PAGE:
- Outer Banks -The 'C.H.U.D.' References In 'Outer Banks' Could Be A Clue About How The Series Will End
Mark my words, Outer Banks is going to go full C.H.U.D. before the series ends... minus the mutant cannibals (probably). Over the course of two seasons, J.J. has managed to randomly mention the 1984 horror movie twice in two vastly different situations. Now it could be that C.H.U.D. is just his favorite movie, and like anyone who loves an obscure bit of pop culture he likes to talk about it incessantly. But I suspect these references are more than just a character quirk.
Just in case you're not as obsessed with C.H.U.D. as J.J. is, the movie's title stands for Cannibalistic Humanoid Underground Dwellers. The story takes place in New York City, where the homeless population is disappearing, but the official authorities are completely uninterested in investigating. This leads a photographer named George and a reverend named A.J. (which is pretty darn close to J.J.) to investigate on their own.
Eventually they discover a government conspiracy which involves the dumping of nuclear waste in the city's abandoned underground tunnels. This in turn leads some of the homeless population to turn into the titular cannibals, while others become their victims. In the end, the movie isn't about monsters, it's about inequality, and which lives are deemed valuable by society.
With this in mind, it's easy to see why J.J. loves the movie and how it became a touchstone for the Outer Banks creators. At the heart of the show is the struggle between the Kooks and the Pogues, but the real issue is no one seems to care what happens to the Pogues as long as the Kooks aren't inconvenienced. The wealthy residents of the community turn a blind eye when their neighbors are left without electricity for weeks, or when teenagers are beaten without provocation. But hey, if a rich kid's boat sinks it's time for action, right?
The Pogues' struggle for justice is at the heart of Outer Banks, but due to their social economic status and their age, no one takes them seriously. They're left every bit as helpless and ignored as the homeless people who disappear without a trace in C.H.U.D., but it might not always be that way. By the end of the movie, George and A.J. find irrefutable proof of a government lackey's mishandling of the toxic waste. This prompts the movie's bad guy, Wilson, to try and run them over to stop the story from coming out, but A.J. fatally shoots him before Wilson can kill them both.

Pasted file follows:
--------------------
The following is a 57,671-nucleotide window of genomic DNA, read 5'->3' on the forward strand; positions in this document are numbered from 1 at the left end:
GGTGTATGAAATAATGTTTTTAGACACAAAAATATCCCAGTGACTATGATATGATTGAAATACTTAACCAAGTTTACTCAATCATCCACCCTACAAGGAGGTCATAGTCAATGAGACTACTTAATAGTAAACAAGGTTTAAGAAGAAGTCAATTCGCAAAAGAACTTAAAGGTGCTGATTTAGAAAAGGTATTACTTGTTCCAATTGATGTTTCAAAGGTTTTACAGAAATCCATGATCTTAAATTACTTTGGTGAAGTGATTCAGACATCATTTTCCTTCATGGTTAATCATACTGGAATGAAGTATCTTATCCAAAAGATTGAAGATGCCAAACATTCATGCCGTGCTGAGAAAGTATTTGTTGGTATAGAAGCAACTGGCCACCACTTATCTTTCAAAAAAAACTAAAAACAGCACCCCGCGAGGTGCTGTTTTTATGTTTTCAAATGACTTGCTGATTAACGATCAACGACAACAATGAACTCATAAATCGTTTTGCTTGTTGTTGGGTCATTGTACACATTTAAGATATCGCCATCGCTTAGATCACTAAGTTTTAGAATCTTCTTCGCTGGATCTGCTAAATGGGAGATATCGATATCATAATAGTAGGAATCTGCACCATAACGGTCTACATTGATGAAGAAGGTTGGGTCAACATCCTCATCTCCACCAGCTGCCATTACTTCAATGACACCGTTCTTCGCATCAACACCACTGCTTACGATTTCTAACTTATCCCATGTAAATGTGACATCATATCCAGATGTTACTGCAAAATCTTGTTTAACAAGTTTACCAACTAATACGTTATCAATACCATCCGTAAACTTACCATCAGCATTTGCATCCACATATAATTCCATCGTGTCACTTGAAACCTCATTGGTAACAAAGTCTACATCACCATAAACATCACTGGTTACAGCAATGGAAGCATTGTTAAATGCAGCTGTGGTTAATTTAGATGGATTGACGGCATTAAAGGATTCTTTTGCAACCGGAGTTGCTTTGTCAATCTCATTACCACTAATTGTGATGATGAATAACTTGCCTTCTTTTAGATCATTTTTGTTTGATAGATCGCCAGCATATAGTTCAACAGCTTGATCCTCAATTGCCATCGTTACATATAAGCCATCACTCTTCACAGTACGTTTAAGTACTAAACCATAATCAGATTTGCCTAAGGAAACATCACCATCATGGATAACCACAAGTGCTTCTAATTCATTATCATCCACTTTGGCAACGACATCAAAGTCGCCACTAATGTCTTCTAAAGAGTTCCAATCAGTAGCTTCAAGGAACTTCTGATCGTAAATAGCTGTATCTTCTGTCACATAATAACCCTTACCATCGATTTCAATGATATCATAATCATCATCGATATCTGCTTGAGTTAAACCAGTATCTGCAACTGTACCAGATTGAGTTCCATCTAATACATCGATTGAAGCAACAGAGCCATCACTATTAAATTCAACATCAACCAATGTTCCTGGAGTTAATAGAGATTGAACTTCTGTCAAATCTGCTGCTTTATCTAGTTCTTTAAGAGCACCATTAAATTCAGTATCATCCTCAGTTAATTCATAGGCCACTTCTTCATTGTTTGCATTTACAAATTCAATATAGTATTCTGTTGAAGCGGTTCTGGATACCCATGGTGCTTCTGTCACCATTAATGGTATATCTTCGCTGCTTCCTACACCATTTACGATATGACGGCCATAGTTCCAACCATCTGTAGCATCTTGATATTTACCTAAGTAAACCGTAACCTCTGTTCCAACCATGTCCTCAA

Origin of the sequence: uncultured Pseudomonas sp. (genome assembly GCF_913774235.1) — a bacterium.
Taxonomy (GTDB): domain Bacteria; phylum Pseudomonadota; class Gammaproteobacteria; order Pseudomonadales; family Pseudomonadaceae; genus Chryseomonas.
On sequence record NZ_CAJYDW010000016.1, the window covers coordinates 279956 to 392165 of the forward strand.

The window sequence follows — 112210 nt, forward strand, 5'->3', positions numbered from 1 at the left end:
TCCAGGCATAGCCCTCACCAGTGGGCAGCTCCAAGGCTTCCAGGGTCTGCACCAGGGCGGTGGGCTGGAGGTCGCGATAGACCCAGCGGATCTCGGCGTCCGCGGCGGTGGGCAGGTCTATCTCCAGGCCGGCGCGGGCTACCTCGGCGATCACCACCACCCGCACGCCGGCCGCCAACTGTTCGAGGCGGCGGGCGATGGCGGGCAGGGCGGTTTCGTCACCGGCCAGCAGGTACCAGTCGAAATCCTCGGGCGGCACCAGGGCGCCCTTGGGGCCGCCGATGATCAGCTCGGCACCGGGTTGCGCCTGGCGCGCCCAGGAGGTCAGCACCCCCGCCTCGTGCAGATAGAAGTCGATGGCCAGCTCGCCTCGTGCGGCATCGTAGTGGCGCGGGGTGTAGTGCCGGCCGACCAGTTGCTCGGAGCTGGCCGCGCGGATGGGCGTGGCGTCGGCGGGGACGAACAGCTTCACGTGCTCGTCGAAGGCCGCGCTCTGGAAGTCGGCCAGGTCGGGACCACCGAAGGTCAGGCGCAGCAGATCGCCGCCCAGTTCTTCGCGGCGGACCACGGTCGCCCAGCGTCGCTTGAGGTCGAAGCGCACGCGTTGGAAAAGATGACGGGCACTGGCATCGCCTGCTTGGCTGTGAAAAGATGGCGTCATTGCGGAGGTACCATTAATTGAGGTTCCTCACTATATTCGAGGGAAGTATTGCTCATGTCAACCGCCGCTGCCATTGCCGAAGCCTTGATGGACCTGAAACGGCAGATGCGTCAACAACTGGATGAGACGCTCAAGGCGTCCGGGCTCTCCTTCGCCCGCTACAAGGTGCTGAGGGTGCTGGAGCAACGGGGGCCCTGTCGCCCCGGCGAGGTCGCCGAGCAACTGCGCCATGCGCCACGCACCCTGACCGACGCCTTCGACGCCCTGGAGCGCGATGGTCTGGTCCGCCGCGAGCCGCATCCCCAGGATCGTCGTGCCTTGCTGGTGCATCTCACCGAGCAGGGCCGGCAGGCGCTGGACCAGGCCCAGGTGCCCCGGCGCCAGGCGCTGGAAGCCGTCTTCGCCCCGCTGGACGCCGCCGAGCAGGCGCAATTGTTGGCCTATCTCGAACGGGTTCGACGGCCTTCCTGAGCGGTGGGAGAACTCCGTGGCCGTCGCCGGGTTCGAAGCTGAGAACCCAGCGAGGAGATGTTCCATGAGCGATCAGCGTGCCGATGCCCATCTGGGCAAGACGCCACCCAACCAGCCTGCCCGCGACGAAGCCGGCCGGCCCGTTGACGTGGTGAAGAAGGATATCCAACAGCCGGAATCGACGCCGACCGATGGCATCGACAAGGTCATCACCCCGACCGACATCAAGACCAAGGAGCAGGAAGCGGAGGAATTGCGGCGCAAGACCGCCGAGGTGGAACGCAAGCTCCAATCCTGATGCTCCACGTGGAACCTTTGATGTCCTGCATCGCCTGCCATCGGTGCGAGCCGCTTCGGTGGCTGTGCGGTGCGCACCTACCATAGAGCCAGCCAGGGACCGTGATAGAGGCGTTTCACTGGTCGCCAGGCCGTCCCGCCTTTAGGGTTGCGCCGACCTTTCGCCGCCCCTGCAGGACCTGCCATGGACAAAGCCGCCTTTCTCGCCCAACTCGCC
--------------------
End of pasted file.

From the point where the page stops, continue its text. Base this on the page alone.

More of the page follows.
Currently, the Pogues have lost every battle with Ward that they've waged. They've lost the gold, the cross, and Ward has escaped justice. But if C.H.U.D. has any lesson to offer, it's that the little guy will end up on the top by the end. So far, J.J. has referenced the movie twice: first in the Season 1 episode "Parcel 9" as John B descends down into a well in search of the gold, and again in Season 2's "Homecoming" when he and Kiara watch as Pope is led away by Carla and Renfield.
In both instances, he has stuck to talking about the general premise of the movie, but I suspect the film's ending could offer up a clue about how Outer Banks will ultimately end. Before this is all over, the Pogues have to reclaim the treasures they've lost — the gold, which John B's father devoted his entire life to finding, and the cross, which rightfully belongs to Pope's family — and Ward has to pay for what he's done.
Now, the show made it clear in Season 2 that John B isn't going to be the one to kill Ward, but the ending of C.H.U.D. points toward J.J. doing what John B couldn't. Since the very first episode of the show, J.J. has been waving around the gun he took from the safe full of money in the pilot, but he's managed to completely subvert the law of Chekhov's Gun so far. Every time it looks like he's about to use the gun, someone stops him.
But if Ward goes after his friends, J.J. is unlikely to hesitate. And much like A.J. in C.H.U.D., I believe he'll ultimately be the one who ends Ward's reign of terror, but only when there's no other option but for him to pull the trigger. And if the grand finale of the entire series also involves an open manhole and an exploding truck, then just remember Outer Banks has been promising to go full C.H.U.D. right from the start.
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